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How My Daughter Became an AIDS Activist on National Women and Girls HIV/AIDS Awareness Day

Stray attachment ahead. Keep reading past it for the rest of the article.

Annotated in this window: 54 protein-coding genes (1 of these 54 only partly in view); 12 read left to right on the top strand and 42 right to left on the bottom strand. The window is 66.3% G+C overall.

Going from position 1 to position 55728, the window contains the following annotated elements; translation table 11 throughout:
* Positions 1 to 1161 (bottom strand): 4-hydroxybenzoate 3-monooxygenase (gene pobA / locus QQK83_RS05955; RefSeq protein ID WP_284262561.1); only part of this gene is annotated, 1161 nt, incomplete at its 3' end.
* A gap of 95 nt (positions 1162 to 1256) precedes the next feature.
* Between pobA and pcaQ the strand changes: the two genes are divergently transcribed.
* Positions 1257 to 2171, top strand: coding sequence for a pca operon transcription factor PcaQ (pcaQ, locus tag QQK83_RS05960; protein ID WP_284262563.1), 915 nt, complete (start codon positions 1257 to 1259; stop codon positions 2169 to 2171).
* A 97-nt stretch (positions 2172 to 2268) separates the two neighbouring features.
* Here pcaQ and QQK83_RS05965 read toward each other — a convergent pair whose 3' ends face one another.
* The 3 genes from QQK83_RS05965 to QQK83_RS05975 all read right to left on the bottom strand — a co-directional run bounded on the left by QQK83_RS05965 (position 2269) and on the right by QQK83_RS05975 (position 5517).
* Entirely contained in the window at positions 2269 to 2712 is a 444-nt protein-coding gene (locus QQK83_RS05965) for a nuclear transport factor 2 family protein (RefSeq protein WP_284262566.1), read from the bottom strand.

This guest post is from Donna Crews, director of government affairs at AIDS Action: My 17 year old daughter became an AIDS activist yesterday!  As we enter the third decade of HIV and AIDS I realize my daughter -- born in 1992 -- has grown up with HIV and AIDS all of her life.  I took her to the National Women and Girls HIV/AIDS Awareness Day Congressional Briefing sponsored by National Association of State AIDS Directors (NASTAD) and the Office of Women’s Health.  This was not her first HIV event, she has attended HIV events with me previously, but something said yesterday caught her attention.  It might have been the statistic that HIV is the leading cause of death for African American women ages 25-34 that Health and Human Services Assistant Secretary, Dr. Howard Koh referenced.  Janet Cleveland, Deputy Director of Prevention Programs, Division of HIV/AIDS Prevention at the Centers for Disease Control and Prevention (CDC) showed the fact in graph format that resonated with her.  Or it may have been the statistic that Tina Tchen, Executive Director of the White House Council on Women and Girls stated that according to CDC data from 2005, 26% of people living with AIDS in the United States are women. She may have heard the comment that adolescent girls are at risk for HIV and other sexually transmitted diseases at alarming rates.  Dr. Gail Wyatt, Associate Director of the University of California – Los Angeles AIDS Institute, stated that more girls will be abused in the United States than will finish college, which may have been the statement that grabbed her attention, since she is off to college this fall.  It may have been the statistic that Rev. Debra Hickman, President and CEO of Sisters Together and Reaching stated, “each day approximately 41 women acquire HIV.”  I may never know what led my daughter to say at the conclusion of the 5th observance of National Women and Girls HIV/AIDS Awareness Day Congressional Briefing that she wanted to be an AIDS activist and proceed to talk to people who she felt could make that happen.  But I realized that empowering a new generation of girls to talk about HIV with their peers is what this observance day is really about.  Had the observance day event not occurred she would not have heard the statistics or the call to her activism.  We must utilize all outlets, messages and observance days to reach and teach the next generation.  They have to ask the questions -- Why do I live in a world with HIV and AIDS?  What can I do to educate my peers to remain HIV negative?  Where are the best venues to reach those who need to hear HIV prevention messages?  Who are the best people to deliver the messages?  What do I need to do so that the next generation does not have to live in a world with AIDS?

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